Being Your Healthiest in 2022
2021 was another challenging year for many of us – physically, mentally and emotionally – as coronavirus maintained its grip on everyday life. Besides protecting ourselves against COVID-19 and its variants, there are traditional measures we all can take to jump-start 2022 in the healthiest way possible.
We often set vague goals for ourselves at the start of each new year, such as working out more or eating better. According to the American Psychology Association, those are much less effective than specific, manageable goals, like scheduling three workout sessions a week or replacing ice cream with fruit for dessert. Being able to stick to your resolutions means you are more likely to establish healthier habits. In this newsletter, our partner SilverSneakers also offers some tips for setting goals in the new year to help you achieve your fitness goals.
Looking to reduce stress? Did you know that at least 60 to 80 percent of all primary care visits are stress-related? Many doctors suggest trying activities that promote mindfulness and lower stress, like stretching for a few minutes each morning and walking outdoors at least once a day. Some recommend focusing on breathing for five minutes in the morning and five minutes in the afternoon. Inhaling through your nose instead of your mouth lets you capture more oxygen and improve the flow of air and blood in your lungs.
GETTING MORE REST
Is getting more rest among your New Year’s resolutions? Adults that get less than seven hours of sleep a night are typically less active and tend to be obese. They’re also more likely to suffer from a variety of health problems, including coronary heart disease, asthma, arthritis, depression and diabetes. Healthy adults need at least seven hours of sleep a night, but if you haven’t been getting that much, it can be tough to suddenly add an hour or two to your sleep cycle. Consider going to bed just 15 minutes earlier each night. If it helps, pencil an early bedtime into your daily schedule. Once those 15 minutes become routine, add another 15 minutes and so on until you reach your goal of seven or more hours of sleep a night.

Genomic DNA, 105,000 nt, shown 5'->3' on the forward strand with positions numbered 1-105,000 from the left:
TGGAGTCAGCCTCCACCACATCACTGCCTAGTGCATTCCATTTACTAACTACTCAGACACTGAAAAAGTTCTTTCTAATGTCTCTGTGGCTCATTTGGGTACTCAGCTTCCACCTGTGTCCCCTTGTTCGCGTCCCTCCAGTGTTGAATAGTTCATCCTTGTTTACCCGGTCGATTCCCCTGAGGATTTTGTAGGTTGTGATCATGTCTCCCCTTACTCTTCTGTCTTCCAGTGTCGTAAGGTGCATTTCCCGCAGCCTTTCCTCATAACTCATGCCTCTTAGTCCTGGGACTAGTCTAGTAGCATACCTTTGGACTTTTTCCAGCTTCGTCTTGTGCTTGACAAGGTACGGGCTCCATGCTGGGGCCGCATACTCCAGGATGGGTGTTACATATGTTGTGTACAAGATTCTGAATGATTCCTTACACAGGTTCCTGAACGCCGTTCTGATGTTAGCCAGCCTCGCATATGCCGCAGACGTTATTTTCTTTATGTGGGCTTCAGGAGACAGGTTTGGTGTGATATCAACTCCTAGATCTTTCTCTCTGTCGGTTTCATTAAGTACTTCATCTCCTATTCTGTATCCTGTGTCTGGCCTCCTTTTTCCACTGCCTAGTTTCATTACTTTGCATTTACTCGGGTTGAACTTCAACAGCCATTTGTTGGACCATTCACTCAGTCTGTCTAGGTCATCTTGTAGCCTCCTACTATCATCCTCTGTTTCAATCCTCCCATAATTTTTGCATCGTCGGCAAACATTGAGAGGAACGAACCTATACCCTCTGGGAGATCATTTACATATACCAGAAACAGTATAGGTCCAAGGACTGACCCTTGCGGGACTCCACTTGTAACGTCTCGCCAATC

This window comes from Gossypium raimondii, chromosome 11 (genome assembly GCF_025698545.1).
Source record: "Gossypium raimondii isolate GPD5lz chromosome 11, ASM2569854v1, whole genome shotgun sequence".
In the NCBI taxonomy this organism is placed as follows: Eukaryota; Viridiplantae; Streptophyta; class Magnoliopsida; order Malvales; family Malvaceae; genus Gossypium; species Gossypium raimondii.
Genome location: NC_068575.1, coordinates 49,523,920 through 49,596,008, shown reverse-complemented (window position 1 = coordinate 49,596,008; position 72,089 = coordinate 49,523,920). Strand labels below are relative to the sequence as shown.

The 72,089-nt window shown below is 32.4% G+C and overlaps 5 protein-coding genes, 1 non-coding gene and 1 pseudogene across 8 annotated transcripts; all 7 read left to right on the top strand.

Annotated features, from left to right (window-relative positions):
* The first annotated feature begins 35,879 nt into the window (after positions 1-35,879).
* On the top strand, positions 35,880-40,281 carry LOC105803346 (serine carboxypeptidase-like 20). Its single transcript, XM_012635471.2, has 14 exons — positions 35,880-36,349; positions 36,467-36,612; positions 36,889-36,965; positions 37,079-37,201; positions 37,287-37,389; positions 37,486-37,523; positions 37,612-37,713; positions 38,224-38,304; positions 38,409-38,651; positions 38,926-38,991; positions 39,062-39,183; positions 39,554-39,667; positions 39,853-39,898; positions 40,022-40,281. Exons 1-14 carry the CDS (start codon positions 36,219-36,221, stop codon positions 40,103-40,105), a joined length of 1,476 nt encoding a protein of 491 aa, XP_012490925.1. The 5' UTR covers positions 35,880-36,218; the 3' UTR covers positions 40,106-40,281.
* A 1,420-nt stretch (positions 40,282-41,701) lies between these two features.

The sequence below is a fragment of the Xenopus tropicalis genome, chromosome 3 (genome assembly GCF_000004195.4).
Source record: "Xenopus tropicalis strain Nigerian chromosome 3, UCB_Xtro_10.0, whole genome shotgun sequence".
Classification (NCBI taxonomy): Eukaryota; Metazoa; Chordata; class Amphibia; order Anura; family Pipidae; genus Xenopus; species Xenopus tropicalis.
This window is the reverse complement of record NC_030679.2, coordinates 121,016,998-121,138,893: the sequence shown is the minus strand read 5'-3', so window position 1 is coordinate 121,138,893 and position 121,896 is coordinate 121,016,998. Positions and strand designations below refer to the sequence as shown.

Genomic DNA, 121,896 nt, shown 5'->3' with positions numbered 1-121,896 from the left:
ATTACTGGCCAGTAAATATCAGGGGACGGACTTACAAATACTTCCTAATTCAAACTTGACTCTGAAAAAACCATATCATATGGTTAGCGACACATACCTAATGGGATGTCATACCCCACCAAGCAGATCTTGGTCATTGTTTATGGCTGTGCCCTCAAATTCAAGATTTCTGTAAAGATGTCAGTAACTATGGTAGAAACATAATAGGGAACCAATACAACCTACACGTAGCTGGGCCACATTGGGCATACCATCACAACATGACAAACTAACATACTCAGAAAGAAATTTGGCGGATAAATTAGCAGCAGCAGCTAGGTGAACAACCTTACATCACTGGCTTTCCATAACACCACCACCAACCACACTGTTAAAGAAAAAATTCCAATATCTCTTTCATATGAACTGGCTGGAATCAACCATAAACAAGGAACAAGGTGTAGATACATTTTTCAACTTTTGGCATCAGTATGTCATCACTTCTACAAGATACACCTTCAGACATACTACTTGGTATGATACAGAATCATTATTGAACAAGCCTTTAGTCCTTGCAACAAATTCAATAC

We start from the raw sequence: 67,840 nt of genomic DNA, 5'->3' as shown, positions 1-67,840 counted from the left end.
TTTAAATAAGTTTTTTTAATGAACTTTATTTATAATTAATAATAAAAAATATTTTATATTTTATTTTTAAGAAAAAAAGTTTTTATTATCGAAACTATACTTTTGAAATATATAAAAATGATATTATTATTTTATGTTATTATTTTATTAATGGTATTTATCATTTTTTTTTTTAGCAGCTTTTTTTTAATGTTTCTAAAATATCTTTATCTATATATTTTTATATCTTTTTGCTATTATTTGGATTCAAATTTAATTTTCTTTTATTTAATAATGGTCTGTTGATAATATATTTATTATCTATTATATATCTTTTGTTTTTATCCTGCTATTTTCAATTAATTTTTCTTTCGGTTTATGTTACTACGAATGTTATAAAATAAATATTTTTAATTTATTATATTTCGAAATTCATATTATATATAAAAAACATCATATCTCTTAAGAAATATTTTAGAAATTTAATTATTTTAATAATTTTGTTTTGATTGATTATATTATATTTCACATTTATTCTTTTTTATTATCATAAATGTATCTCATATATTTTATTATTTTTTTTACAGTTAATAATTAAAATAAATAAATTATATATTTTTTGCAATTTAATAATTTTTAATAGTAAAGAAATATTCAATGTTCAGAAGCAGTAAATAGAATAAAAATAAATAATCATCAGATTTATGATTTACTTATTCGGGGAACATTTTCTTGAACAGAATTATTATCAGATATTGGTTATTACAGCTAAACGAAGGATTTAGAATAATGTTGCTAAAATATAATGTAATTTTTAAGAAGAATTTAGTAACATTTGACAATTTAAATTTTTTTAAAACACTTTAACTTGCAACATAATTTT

Want to eat better? Consider mindful eating instead of a diet fad. When you focus on what’s going into your mouth and slow down between bites, you are less likely to overeat because you will recognize when you are full. Over time, you’ll develop a greater awareness about your food and what your body needs. Mindful eating can also include swapping unhealthy foods for healthier options. But rather than ditching all the foods you love at once, try incorporating one or two changes at a time. For example, if you regularly eat scrambled eggs for breakfast, add a handful of spinach or some tomatoes when you cook them. Or, try swapping a sugary drink for a glass of water. Once you make these small swaps consistently, add in another one. Over time, a few small swaps will add up to big dietary changes.
And, finally, take a few minutes each day to reflect on the things you’re grateful for and write them down. Concentrating on the good helps you focus and keep a positive attitude. On the tough days, going back to the things you’ve written down in the past can be a good reminder.